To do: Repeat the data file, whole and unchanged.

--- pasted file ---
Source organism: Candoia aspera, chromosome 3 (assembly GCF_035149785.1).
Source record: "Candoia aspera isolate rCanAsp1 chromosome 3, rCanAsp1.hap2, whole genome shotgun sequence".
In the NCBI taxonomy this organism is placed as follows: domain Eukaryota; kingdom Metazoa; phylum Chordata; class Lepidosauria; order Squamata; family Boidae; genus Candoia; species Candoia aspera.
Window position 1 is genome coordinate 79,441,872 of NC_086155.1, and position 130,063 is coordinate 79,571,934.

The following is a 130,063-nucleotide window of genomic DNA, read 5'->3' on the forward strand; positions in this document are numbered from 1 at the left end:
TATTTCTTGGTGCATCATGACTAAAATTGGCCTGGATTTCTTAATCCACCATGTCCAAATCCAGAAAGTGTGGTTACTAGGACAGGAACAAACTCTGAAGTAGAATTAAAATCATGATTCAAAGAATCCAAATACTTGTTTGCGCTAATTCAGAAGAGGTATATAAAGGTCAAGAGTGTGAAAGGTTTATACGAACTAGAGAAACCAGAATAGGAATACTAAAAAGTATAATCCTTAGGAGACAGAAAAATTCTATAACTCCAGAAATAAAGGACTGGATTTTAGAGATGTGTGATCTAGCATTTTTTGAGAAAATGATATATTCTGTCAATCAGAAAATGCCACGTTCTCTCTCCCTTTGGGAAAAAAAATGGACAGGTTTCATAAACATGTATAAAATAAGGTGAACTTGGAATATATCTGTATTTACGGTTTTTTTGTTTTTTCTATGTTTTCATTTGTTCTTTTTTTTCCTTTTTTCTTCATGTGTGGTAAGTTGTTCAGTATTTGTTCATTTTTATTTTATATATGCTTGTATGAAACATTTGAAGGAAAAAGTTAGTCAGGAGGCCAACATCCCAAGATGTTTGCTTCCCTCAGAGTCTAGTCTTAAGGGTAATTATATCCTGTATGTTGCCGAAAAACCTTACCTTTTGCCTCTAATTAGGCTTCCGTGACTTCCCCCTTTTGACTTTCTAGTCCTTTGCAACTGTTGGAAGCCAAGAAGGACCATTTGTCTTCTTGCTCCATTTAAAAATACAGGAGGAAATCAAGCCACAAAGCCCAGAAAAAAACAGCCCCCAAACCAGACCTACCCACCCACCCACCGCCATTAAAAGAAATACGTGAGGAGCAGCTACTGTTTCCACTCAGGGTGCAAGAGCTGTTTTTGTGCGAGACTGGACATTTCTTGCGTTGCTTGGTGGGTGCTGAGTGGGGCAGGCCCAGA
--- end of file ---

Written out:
Source organism: Candoia aspera, chromosome 3 (assembly GCF_035149785.1).
Source record: "Candoia aspera isolate rCanAsp1 chromosome 3, rCanAsp1.hap2, whole genome shotgun sequence".
In the NCBI taxonomy this organism is placed as follows: domain Eukaryota; kingdom Metazoa; phylum Chordata; class Lepidosauria; order Squamata; family Boidae; genus Candoia; species Candoia aspera.
Window position 1 is genome coordinate 79,441,872 of NC_086155.1, and position 130,063 is coordinate 79,571,934.

The following is a 130,063-nucleotide window of genomic DNA, read 5'->3' on the forward strand; positions in this document are numbered from 1 at the left end:
TATTTCTTGGTGCATCATGACTAAAATTGGCCTGGATTTCTTAATCCACCATGTCCAAATCCAGAAAGTGTGGTTACTAGGACAGGAACAAACTCTGAAGTAGAATTAAAATCATGATTCAAAGAATCCAAATACTTGTTTGCGCTAATTCAGAAGAGGTATATAAAGGTCAAGAGTGTGAAAGGTTTATACGAACTAGAGAAACCAGAATAGGAATACTAAAAAGTATAATCCTTAGGAGACAGAAAAATTCTATAACTCCAGAAATAAAGGACTGGATTTTAGAGATGTGTGATCTAGCATTTTTTGAGAAAATGATATATTCTGTCAATCAGAAAATGCCACGTTCTCTCTCCCTTTGGGAAAAAAAATGGACAGGTTTCATAAACATGTATAAAATAAGGTGAACTTGGAATATATCTGTATTTACGGTTTTTTTGTTTTTTCTATGTTTTCATTTGTTCTTTTTTTTCCTTTTTTCTTCATGTGTGGTAAGTTGTTCAGTATTTGTTCATTTTTATTTTATATATGCTTGTATGAAACATTTGAAGGAAAAAGTTAGTCAGGAGGCCAACATCCCAAGATGTTTGCTTCCCTCAGAGTCTAGTCTTAAGGGTAATTATATCCTGTATGTTGCCGAAAAACCTTACCTTTTGCCTCTAATTAGGCTTCCGTGACTTCCCCCTTTTGACTTTCTAGTCCTTTGCAACTGTTGGAAGCCAAGAAGGACCATTTGTCTTCTTGCTCCATTTAAAAATACAGGAGGAAATCAAGCCACAAAGCCCAGAAAAAAACAGCCCCCAAACCAGACCTACCCACCCACCCACCGCCATTAAAAGAAATACGTGAGGAGCAGCTACTGTTTCCACTCAGGGTGCAAGAGCTGTTTTTGTGCGAGACTGGACATTTCTTGCGTTGCTTGGTGGGTGCTGAGTGGGGCAGGCCCAGA